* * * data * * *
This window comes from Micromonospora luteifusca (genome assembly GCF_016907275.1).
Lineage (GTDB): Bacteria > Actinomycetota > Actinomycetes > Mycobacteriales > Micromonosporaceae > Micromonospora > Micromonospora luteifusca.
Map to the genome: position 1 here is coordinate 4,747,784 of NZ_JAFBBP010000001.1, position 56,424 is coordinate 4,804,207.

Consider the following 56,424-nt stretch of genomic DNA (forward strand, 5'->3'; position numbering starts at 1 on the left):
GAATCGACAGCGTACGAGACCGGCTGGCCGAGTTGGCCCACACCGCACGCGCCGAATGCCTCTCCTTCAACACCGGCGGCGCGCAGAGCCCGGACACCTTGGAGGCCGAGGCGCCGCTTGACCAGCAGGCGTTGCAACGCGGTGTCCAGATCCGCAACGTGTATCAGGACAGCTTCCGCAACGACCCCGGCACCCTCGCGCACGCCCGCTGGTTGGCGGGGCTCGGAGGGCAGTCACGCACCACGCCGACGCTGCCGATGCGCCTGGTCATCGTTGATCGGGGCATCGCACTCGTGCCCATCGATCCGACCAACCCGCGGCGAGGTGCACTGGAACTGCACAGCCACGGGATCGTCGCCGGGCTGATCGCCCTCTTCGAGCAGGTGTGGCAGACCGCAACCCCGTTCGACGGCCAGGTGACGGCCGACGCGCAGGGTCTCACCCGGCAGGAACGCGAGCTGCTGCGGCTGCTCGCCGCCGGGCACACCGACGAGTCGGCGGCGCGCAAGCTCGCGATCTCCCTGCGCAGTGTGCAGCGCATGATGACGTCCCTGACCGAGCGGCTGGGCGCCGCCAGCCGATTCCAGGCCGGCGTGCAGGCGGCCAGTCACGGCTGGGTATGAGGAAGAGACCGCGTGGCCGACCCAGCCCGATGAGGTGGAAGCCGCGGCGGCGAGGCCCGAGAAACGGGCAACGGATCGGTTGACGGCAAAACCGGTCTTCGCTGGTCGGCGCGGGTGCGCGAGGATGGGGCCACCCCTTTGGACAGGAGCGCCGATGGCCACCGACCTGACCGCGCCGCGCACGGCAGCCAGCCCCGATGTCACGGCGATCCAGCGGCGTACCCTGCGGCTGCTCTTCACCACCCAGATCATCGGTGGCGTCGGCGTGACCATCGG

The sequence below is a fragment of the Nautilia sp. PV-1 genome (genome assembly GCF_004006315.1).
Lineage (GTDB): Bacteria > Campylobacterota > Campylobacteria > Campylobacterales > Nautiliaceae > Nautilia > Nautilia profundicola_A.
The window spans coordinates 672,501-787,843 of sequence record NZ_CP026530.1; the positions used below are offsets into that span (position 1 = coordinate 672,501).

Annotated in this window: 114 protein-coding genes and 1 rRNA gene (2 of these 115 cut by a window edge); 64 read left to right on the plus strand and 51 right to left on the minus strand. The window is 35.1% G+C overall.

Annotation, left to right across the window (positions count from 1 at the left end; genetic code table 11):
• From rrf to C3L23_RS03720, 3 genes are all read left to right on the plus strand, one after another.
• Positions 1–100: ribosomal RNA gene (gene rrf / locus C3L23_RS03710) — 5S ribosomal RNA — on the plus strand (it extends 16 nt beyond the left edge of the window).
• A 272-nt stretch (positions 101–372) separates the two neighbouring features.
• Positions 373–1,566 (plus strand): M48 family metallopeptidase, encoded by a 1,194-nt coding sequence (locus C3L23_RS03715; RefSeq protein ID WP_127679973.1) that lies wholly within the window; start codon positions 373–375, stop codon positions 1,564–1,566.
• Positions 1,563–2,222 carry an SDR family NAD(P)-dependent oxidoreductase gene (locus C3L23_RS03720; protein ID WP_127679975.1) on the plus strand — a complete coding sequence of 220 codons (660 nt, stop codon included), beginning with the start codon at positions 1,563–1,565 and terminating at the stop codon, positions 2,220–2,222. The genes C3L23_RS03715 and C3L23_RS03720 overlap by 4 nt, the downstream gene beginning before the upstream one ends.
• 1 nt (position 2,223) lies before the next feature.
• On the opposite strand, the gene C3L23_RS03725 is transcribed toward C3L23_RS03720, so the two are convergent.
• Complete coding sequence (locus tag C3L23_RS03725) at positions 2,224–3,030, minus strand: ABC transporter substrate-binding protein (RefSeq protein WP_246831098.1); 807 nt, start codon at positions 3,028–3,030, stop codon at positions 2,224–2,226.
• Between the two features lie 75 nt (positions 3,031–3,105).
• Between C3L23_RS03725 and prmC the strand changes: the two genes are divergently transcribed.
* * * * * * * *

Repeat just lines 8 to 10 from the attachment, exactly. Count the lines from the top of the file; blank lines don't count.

The window spans coordinates 672,501-787,843 of sequence record NZ_CP026530.1; the positions used below are offsets into that span (position 1 = coordinate 672,501).

Annotated in this window: 114 protein-coding genes and 1 rRNA gene (2 of these 115 cut by a window edge); 64 read left to right on the plus strand and 51 right to left on the minus strand. The window is 35.1% G+C overall.

Annotation, left to right across the window (positions count from 1 at the left end; genetic code table 11):